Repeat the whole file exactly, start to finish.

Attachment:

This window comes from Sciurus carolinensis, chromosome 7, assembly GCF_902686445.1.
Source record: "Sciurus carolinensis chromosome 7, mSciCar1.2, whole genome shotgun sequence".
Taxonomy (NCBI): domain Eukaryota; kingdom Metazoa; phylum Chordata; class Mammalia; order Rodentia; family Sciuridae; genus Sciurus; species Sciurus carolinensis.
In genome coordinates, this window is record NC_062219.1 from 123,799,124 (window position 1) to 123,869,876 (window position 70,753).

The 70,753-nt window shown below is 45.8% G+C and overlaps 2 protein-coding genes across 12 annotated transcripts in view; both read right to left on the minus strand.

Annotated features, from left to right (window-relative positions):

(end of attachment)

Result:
This window comes from Sciurus carolinensis, chromosome 7, assembly GCF_902686445.1.
Source record: "Sciurus carolinensis chromosome 7, mSciCar1.2, whole genome shotgun sequence".
Taxonomy (NCBI): domain Eukaryota; kingdom Metazoa; phylum Chordata; class Mammalia; order Rodentia; family Sciuridae; genus Sciurus; species Sciurus carolinensis.
In genome coordinates, this window is record NC_062219.1 from 123,799,124 (window position 1) to 123,869,876 (window position 70,753).

The 70,753-nt window shown below is 45.8% G+C and overlaps 2 protein-coding genes across 12 annotated transcripts in view; both read right to left on the minus strand.

Annotated features, from left to right (window-relative positions):